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I have decided that this should be the year of the sedge. I have been bluffing my way through this family of plants for decades, nodding sagely when people told me that Carex jamesii or Carex laxiculmis was growing at this or that place, trying to cover the fact that I wouldn't know either one of these rare species if it turned up in my backyard. Trying to cover also the fact that without a quick consultation of the relevant books I wouldn't know whether either of these species qualified as rare or special.

I am not alone in my lack of knowledge of sedges. I would hazard a guess that more than 95 percent of my fellow Americans have never heard the word "sedge." Weed out--pardon the expression--the people who have read the name in a crossword puzzle clue list but have never knowingly seen a living sedge and you are left with a minuscule fraction of the population. An even smaller fraction can not only look at a plant and say, that is a sedge, but can tell you what sedge it is.

John and Jane Balaban are prominent among the elect in the Chicago region. Neither of them is a biologist--John teaches high school physics and math, Jane is a pharmacist--but they have spent enough hours in the field and picked up enough mosquito bites to earn the respect of the most highly trained botanists.

Every year in June John and Jane offer a one-day course in identifying sedges. Class convenes at 9 AM at Bunker Hill Woods at Devon and Caldwell. At noon the class breaks for lunch at the Balaban residence in Skokie. This is a working lunch, since John and Jane have various notable sedges growing in flower beds around their house and students are encouraged to figure out their identities. Afternoon is more sedges at Harms Woods in Glenview.

At this point you may be asking yourself, is he ever going to tell us what sedges are? Indeed I will. Sedges are members of the family Cyperaceae. Along with the family Gramineae, the grasses, they form the order Poales. They are herbaceous plants, which means they have no woody tissue. Some are annuals; most are perennials that sprout each spring from long-lived roots. Grasses are economically the most important family of plants. Without such grasses as corn, wheat, rice, oats, barley, and millet a substantial part of the human race would starve to death.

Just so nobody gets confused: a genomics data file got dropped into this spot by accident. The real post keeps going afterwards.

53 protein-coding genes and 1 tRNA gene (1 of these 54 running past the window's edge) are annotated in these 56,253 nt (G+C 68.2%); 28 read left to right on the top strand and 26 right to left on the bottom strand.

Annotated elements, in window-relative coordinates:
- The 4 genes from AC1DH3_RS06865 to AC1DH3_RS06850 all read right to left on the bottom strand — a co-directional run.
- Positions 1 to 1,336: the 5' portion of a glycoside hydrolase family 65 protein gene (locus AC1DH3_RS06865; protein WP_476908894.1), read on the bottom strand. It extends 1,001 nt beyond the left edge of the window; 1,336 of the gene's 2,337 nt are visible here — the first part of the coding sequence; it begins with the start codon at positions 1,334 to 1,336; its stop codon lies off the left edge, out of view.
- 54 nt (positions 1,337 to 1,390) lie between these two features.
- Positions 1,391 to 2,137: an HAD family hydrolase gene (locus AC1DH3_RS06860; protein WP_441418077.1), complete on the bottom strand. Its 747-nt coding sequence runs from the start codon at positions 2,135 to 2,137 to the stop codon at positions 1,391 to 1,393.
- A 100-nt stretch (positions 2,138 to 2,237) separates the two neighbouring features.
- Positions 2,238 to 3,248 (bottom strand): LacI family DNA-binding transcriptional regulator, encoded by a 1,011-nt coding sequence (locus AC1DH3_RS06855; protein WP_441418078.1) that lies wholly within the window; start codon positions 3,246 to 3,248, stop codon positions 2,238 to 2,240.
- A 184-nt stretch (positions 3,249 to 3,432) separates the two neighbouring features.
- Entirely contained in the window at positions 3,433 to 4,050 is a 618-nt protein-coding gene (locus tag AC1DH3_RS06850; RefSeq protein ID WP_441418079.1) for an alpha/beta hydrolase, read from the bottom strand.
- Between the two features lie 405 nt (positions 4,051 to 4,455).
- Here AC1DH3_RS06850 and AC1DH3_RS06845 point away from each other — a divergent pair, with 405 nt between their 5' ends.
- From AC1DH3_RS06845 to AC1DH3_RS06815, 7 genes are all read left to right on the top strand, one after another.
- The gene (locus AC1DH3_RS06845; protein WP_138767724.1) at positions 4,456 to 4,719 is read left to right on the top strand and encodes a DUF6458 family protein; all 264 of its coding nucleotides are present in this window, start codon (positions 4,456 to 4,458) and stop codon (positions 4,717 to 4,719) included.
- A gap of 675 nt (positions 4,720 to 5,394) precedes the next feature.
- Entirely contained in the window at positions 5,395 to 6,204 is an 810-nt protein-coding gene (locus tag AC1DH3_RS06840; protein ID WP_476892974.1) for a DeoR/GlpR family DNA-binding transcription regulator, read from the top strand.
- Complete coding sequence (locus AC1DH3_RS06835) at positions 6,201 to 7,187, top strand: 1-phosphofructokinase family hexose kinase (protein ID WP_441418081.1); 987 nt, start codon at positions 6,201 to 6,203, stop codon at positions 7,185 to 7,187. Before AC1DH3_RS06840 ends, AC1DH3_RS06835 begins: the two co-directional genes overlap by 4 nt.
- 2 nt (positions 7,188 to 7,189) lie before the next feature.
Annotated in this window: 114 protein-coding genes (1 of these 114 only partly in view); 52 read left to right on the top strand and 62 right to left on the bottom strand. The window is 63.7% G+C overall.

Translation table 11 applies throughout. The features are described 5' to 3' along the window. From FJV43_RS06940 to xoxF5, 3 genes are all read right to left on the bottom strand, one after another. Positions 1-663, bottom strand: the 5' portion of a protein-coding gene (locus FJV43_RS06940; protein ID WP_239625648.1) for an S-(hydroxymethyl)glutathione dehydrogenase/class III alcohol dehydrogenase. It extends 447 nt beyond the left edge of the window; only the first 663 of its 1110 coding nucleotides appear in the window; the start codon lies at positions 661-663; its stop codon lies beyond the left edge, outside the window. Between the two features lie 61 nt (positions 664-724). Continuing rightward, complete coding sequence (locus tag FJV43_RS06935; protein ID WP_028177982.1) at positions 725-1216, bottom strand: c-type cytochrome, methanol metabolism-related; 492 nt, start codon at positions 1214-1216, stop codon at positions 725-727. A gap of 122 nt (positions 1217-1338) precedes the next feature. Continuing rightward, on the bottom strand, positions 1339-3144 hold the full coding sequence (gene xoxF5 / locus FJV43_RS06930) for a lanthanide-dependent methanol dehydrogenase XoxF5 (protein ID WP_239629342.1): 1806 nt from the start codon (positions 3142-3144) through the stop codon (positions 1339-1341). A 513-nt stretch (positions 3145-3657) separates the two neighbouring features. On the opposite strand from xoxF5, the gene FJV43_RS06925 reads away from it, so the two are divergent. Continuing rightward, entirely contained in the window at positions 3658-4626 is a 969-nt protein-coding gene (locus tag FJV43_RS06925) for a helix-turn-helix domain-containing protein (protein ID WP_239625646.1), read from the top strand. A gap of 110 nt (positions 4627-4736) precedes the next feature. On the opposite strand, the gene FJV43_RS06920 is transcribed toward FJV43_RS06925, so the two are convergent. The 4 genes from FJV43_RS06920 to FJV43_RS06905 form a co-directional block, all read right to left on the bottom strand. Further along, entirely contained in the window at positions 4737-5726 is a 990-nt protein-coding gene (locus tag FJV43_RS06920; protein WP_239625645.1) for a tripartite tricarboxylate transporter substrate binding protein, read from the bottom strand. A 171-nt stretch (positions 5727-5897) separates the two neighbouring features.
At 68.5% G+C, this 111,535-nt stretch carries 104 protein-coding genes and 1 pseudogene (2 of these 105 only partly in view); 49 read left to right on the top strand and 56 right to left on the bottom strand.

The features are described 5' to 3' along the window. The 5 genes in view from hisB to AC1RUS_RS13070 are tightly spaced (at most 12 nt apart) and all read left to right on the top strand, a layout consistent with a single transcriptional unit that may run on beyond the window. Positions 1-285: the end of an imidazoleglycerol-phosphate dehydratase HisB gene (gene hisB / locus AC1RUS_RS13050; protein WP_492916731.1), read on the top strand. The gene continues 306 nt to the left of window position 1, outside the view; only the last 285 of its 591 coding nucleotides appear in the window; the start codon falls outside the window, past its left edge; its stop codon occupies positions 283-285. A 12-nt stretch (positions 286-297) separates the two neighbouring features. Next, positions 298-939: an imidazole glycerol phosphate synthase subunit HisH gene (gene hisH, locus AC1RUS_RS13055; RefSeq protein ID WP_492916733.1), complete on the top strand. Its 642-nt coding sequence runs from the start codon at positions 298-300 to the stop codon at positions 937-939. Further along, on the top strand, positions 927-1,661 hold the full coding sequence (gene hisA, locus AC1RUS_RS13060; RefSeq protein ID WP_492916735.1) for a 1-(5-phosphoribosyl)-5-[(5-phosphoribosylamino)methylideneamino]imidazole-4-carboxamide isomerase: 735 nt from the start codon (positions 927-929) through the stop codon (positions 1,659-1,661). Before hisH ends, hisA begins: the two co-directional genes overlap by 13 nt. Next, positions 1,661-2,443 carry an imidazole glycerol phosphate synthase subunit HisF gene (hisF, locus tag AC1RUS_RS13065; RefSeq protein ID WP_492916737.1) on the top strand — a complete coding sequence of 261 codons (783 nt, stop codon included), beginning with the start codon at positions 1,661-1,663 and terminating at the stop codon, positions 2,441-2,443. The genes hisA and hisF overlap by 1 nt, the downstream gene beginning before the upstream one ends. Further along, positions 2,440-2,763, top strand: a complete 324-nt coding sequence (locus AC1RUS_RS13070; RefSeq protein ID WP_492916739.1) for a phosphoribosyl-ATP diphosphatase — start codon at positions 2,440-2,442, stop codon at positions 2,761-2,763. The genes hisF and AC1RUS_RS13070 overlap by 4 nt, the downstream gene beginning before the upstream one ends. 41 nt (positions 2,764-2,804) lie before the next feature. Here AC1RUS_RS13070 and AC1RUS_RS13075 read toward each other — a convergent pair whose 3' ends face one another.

Sedges do not have that kind of direct importance to human life, though papyrus, the plant that provided the Egyptians with paper, is a sedge. But sedges are often major players in natural communities. In fact, one kind of local wetland community is called a sedge meadow. We have 13 genera of Cyperaceae in this region, but the big genus is Carex. Biologists refer to genera with many species as "speciose," and Carex is about as speciose as they come. Our local flora includes 147 species of Carex, and 136 are native. This represents 8 percent of the total number of native trees, shrubs, grasses, wildflowers, and ferns in the Chicago area.

And there you have the reason why would-be field botanists flee from sedges. One hundred and thirty-six species--almost exactly the number of breeding bird species in Cook County. You might think it difficult to learn to identify all those birds, but they are a wildly diverse group, ranging from great blue herons with six-foot wingspans to blue-winged warblers weighing eight grams. With the genus Carex, we have 136 variations on a very limited theme.

The details of the structure, shape, and location of the flowers are the essential traits used in most Carex identifications, although things like leaf width also are important for some species. Since most of the species flower in spring or early summer, by mid-July many of them are unidentifiable even by experts.

Sedges are wind pollinated, and the flowers are small and plain, with none of the bright colors or elaborate patterns usually seen in species pollinated by insects. The female flowers are small green pouches called perigynia. The seeds develop inside these pouches. The male flowers are usually just sets of scales that produce slender stamens that release pollen into the air. Within this general pattern the variations seem endless. The perigynia may grow in globular clusters or be tightly packed together in long slender spikes. They may be triangular or flattened in cross section. They may be shaped like footballs or have long, skinny necks.